To add to what Dave said, (and Mordred's very awesomely detailed post), Galaxies and stuff in Local Groups (galaxy groups still hooked by gravity)are still bound (even remotely) by gravity, so they are still sort of pulling towards each other. We are moving, but it's doubtful we'll be doing anything but following the Milky Way's rotation for the next billion years or so without some huge cataclysm, because of gravitational influence. (alot more complicated than this but..) When you start getting further out to where gravity gets weak, (like between local groups, where there is no matter for great distances... ) distances seem to be increasing, rather quickly, and we're not completely sure why, (hence dark matter/energy).

    Yes, the distances between gravitationally influenced masses seems to be increasing more than decreasing for any reason.

    Pretty much.

    Mordred pretty much covered some good ground on the rest of it. We're all traveling in opposite directions, but it's not because we were "flung" apart in all directions. The space between large bits of mass is just increasing, (red shift, doppler) and we have no real explanation for it. (yet).
    Last edited: May 21, 2013
  7. May 21, 2013 #6
    Hey all, thanks for the answers and subsequently the 10 new questions I now have.
    I see they have their formula bases covered when measuring distance/time as it relates to redshift.
    Visually in my mind I can't quite grip some determinations such as no center or that we cant look out past the expanding universe or in the opposite direction, which would be looking forward in time, as I see it.
    I also don't like dark matter or energy as I'm sure most of you do not either because of the lack of explanations. I would prefer to think of dark energy as an unknown source of gravity.
    But yes, layman's vision for sure.
    It was educational reading. Thanks
  8. May 21, 2013 #7
    Its not so much we don't like it as opposed to we wish we understood the two better. Though our understanding has improved tremendously in the last few years.

    In many ways cosmology is far better off not having to deal with a preferred center. The homogeneous,isotropic as well flat nature of our universe makes numerous aspects far easier to calculate.

    I've already covered the explosion aspect so going into more detail won't help.

    As far as dark energy goes in many ways its often considered a vacuum pressure as opposed to some strange energy form. We have a good understanding of pressure systems so its not so mysterious in and of itself. Einstein's equations predicted either an expanding or contracting universe. For that matter in a static universe the slightest deviation would cause that static universe to either expand or contract. So it wasn't much of a surprise.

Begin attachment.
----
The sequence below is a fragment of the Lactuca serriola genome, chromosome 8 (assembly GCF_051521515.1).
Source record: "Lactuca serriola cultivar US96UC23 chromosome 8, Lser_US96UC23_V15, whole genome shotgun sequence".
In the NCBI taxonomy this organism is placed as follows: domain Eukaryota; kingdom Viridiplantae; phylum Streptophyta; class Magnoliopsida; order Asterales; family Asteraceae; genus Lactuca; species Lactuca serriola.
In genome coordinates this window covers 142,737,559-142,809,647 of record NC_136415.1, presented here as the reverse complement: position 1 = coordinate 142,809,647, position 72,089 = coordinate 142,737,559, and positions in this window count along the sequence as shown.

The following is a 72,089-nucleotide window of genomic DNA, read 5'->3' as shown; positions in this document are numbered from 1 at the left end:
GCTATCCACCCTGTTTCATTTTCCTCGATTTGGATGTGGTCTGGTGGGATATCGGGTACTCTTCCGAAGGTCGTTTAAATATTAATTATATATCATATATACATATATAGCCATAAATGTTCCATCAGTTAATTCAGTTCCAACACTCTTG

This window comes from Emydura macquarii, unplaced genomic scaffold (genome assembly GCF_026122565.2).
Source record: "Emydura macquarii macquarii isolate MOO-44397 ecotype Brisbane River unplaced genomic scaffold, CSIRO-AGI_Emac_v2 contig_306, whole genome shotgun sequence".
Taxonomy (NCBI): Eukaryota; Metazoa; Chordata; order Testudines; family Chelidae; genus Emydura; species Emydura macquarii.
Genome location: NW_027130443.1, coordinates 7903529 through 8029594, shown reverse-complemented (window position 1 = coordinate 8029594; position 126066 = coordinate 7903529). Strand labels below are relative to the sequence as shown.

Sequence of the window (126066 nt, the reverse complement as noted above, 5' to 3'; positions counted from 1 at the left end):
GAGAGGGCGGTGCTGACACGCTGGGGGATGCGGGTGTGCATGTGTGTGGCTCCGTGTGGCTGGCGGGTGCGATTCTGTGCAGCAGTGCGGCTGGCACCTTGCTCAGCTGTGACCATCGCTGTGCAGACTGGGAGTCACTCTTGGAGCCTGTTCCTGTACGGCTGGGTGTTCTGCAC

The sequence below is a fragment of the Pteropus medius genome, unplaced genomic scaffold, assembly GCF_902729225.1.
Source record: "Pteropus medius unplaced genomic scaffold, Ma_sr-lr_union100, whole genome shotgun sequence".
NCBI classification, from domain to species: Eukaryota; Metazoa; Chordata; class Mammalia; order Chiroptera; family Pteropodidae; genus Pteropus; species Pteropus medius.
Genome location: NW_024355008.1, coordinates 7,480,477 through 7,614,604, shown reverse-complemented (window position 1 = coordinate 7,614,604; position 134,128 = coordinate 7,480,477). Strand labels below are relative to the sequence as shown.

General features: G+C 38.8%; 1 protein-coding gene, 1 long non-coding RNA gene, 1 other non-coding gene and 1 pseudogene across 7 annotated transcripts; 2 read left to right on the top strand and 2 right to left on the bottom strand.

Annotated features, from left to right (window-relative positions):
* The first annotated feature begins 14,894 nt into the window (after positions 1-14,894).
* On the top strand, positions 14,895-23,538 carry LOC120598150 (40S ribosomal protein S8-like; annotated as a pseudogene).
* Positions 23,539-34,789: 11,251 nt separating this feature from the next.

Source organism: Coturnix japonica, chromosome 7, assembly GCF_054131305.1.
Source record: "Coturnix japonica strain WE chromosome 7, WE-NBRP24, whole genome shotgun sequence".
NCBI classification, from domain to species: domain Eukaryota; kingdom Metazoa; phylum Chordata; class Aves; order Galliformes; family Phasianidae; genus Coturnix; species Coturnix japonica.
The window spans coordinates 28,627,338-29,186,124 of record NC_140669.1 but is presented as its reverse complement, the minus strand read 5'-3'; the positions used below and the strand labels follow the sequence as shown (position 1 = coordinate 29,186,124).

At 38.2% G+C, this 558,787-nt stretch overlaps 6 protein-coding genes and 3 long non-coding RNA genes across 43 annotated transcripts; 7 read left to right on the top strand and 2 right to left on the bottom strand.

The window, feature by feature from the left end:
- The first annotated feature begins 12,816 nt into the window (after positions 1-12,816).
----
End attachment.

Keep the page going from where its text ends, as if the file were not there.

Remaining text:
As far as dark matter itself goes were getting much closer to understanding it though we still have a ways to go. The evidence for it is constantly increasing.

    I once felt much as you did on your original post, it took me a fair amount of study to realize just how much science has considered in alternate theories. Forums such as this one is an excellent resource.

    You will find this site will help you catch up on cosmology and probably answer the 10 questions you mentioned lol. It also includes a decent tutorial

  9. May 21, 2013 #8


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    EDIT: note --- this response is to the statement directly above. I did not look at the link.

    This is not an idea that is right or wrong, it is meaningless because it just says "moving" and that is a meaningless concept because it assumes an absolute rest frame against which we can measure our movement and there is no such thing as an absolute rest frame.

    I contend that we are rock steady motionless and I am right because I am measuring that against something right next to us on earth.

    I contend that we are moving almost at the speed of light and I am right because I am measuring that against an accelerated particle at CERN.

    My point is that "movement" is only meaningful if you say RELATIVE TO WHAT?
    Last edited: May 21, 2013
  10. May 21, 2013 #9
    Absolutely true, and thank you for clarifying. What is funny is that is one of the first comments to that guys article after he did all this math to calculate how fast he thinks the solar system is moving was asking him to use GR based exactly on what you said.

    I guess I was trying to illustrate simply that the motion of matter in a galaxy isn't the same as the expansion of the universe. The solar system itself is moving in reference to the galactic core, the entire local group is moving away from other local groups in reference to each other, but due to the expansion of space, (dark matter/energy), rather then gravity.